I'm like three quarters, but I love it because I love these historical fiction books, because it makes you appreciate how far things have evolved. This particular book is about, like, the role of women in Vietnam. So, you know, just to think back about like where we were then and where we are now in terms of equality and opportunity, and I love that and I just love stories about people that kind of are strong and find their way.

    Camille: 37:23

    Yes, women is actually number one in Audible right now, and that's how I heard about it. I didn't and I didn't realize that it was the same author of the Nightingale. Oh yeah, once you listen to the very end of the book, the author actually does a postscript where she talks about how she had the idea to write this book back in the 90s but felt like she didn't have enough research to give it justice for the sacrifice that these women gave in the Vietnam War and that she really wanted to do justice to these women and how unappreciated and unacknowledged they were for their sacrifice in the war and really tell a story that gave that story in a beautiful way, but also, like you said, the progression of the equality and just even the acknowledgement Like it is such a good book.


    So if you love historical fiction hands down such a good one. I actually tagged her in a story and I was like, Ooh, I wish I would love to get her on the podcast. That's like my secret wish right now, which is a big wish, but you never know. So, yeah, I love that book.

    Leslie: 38:26

    That's awesome. I've read I think I've read all of her books. They're all really good. There's another good one called the Four Winds that I read last year, which is in the Great Depression, about like a woman and her kids, like fleeing West or whatever in the gold rush time. And then the Great Alone is another really good one, about a girl in Alaska. I think that's her too, but anyways, yeah, so that's great, very cool.



    I love it. Well, very cool. Okay, and then your motherhood moment. What's a moment that you would like to share?

    Leslie: 38:56

    Yes, you know, I, when I, when I saw this question that you asked, the first thing came to mind I love when my kids, when I kind of witnessed my kids being nice to each other when they don't know I'm watching yes, one day my son stubbed his toe, my seven-year-old stubbed his toe and my two-year-old daughter came up to him and she's patting him on the back and sort of like comforting him and I thought that is makes me so proud, you know. Or like when one of my older, my 10-year-old, will sometimes help my eight-year-old with homework, and when I hear him doing it not always, but when I hear him doing it kindly and, like you know, encouraging him, it just makes me so proud. So I like to kind of catch those things. And then I like, when I do catch it, I like to kind of like follow up with them after and be like I saw what you did. That was so sweet.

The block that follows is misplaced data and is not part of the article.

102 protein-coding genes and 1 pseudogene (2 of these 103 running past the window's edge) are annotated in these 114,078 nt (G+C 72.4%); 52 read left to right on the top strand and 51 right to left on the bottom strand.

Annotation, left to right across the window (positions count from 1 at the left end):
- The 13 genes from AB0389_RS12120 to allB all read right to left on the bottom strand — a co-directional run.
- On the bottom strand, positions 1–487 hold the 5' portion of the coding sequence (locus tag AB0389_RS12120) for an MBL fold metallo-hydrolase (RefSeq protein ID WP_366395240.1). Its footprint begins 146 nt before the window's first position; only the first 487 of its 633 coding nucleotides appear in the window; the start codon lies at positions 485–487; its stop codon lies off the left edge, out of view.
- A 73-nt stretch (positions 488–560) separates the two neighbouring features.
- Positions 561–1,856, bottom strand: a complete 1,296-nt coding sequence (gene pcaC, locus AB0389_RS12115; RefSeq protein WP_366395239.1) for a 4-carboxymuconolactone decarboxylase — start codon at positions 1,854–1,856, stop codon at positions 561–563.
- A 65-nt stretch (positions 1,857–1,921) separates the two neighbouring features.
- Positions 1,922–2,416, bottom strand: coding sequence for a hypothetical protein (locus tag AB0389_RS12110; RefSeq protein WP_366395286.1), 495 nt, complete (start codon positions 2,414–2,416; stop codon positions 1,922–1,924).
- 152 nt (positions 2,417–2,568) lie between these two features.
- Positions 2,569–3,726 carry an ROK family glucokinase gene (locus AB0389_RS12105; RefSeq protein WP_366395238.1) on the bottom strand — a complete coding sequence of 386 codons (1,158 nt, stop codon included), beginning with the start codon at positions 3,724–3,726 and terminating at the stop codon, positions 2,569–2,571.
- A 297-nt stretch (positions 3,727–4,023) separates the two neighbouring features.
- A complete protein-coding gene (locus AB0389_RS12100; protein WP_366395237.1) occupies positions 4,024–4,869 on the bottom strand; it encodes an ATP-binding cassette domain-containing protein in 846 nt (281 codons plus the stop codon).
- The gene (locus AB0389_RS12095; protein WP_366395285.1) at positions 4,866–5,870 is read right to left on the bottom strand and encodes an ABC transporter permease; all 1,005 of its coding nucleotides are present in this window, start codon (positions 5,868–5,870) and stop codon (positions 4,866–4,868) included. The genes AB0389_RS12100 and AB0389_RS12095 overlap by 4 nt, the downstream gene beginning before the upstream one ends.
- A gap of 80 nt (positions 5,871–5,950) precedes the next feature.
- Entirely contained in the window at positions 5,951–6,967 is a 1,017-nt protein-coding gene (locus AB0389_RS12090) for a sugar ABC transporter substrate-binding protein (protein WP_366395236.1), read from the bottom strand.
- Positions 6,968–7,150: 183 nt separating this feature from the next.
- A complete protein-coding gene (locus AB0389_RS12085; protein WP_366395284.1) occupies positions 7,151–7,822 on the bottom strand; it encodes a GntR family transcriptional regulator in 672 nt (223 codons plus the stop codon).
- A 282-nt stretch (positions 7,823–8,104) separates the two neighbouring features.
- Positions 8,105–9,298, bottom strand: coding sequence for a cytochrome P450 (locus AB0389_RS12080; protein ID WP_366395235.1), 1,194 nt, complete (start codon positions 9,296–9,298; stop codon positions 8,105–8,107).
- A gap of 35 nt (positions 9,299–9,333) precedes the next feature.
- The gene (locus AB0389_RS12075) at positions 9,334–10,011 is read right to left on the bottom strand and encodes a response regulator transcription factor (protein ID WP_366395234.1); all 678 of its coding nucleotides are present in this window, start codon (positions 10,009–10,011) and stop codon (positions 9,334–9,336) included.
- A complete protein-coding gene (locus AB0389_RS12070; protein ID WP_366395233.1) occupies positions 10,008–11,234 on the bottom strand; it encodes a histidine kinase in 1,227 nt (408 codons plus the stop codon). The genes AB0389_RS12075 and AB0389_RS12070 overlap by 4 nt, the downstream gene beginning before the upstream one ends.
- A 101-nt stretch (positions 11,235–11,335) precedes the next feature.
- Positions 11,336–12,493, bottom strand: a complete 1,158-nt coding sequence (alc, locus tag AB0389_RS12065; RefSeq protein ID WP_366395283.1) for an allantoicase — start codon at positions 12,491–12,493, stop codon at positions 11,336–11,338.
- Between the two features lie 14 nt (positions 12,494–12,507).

Camille: 39:42

    Oh, I love that Especially. Oh my gosh, as a two-year-old, for her to have that.

    Leslie: 39:53

    That's so sweet.

    Camille: 39:53

    I was like I didn't I didn't know two-year-old had that level of ability. I will say it's really fascinating to see siblings with each other and this last week we were at it was our spring break and I saw my 15-year-old teaching my seven-year-old how to tie his shoe and it was such I just loved it. I pulled out my camera secretly, like recording it, and it was so sweet because it's just, you love to see the bond that they share and especially when it's removed from you, that to see that compassion that they can have for each other in between the craziness Cause we know that that exists Two seconds after they're fighting and before they fight back Totally.